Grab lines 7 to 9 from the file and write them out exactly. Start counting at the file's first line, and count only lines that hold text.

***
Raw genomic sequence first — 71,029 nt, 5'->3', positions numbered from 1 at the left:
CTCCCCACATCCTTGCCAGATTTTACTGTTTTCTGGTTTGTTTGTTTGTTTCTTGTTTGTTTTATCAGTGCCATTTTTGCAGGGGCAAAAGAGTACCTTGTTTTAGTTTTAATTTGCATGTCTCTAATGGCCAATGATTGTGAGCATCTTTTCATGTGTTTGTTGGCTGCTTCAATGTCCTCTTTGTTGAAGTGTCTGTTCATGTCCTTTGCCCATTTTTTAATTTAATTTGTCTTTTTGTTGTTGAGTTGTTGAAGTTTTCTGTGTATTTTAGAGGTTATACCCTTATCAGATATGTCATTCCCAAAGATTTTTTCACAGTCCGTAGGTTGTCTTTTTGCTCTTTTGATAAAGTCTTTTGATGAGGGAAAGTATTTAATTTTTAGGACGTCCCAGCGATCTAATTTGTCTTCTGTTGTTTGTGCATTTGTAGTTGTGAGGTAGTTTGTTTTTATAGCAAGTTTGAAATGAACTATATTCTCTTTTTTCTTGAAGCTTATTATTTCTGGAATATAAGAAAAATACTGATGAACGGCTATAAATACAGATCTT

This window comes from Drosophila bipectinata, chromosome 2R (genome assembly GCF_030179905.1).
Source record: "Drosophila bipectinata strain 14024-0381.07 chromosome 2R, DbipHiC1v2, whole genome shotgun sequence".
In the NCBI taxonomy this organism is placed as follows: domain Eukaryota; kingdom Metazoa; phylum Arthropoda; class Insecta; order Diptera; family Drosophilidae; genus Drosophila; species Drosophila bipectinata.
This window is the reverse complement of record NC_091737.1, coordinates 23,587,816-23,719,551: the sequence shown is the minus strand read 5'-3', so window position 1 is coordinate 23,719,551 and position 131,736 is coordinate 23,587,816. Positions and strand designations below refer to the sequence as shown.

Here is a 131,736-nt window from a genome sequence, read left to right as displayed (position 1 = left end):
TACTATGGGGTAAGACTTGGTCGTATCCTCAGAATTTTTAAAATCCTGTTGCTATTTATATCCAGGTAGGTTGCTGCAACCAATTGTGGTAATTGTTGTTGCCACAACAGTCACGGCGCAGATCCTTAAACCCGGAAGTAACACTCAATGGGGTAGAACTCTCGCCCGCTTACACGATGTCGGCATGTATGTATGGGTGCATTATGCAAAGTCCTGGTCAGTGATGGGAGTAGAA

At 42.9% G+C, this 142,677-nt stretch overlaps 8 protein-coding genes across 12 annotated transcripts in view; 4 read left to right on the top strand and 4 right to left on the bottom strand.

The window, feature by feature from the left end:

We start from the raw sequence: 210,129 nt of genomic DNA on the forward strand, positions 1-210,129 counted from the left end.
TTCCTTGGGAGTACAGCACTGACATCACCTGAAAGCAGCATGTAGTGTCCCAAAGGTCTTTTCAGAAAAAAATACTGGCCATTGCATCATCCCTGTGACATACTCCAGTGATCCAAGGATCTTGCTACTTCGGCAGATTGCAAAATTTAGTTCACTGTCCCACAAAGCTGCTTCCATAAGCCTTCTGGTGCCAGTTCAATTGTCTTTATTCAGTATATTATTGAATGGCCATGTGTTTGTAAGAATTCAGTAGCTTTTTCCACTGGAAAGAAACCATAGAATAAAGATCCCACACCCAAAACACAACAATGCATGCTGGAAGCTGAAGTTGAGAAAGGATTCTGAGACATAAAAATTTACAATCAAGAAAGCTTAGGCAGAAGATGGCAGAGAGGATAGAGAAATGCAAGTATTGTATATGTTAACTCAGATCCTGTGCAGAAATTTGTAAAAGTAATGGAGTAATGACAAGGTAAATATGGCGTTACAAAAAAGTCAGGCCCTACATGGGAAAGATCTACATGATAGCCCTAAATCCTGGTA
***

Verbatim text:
Here is a 131,736-nt window from a genome sequence, read left to right as displayed (position 1 = left end):
TACTATGGGGTAAGACTTGGTCGTATCCTCAGAATTTTTAAAATCCTGTTGCTATTTATATCCAGGTAGGTTGCTGCAACCAATTGTGGTAATTGTTGTTGCCACAACAGTCACGGCGCAGATCCTTAAACCCGGAAGTAACACTCAATGGGGTAGAACTCTCGCCCGCTTACACGATGTCGGCATGTATGTATGGGTGCATTATGCAAAGTCCTGGTCAGTGATGGGAGTAGAA

At 42.9% G+C, this 142,677-nt stretch overlaps 8 protein-coding genes across 12 annotated transcripts in view; 4 read left to right on the top strand and 4 right to left on the bottom strand.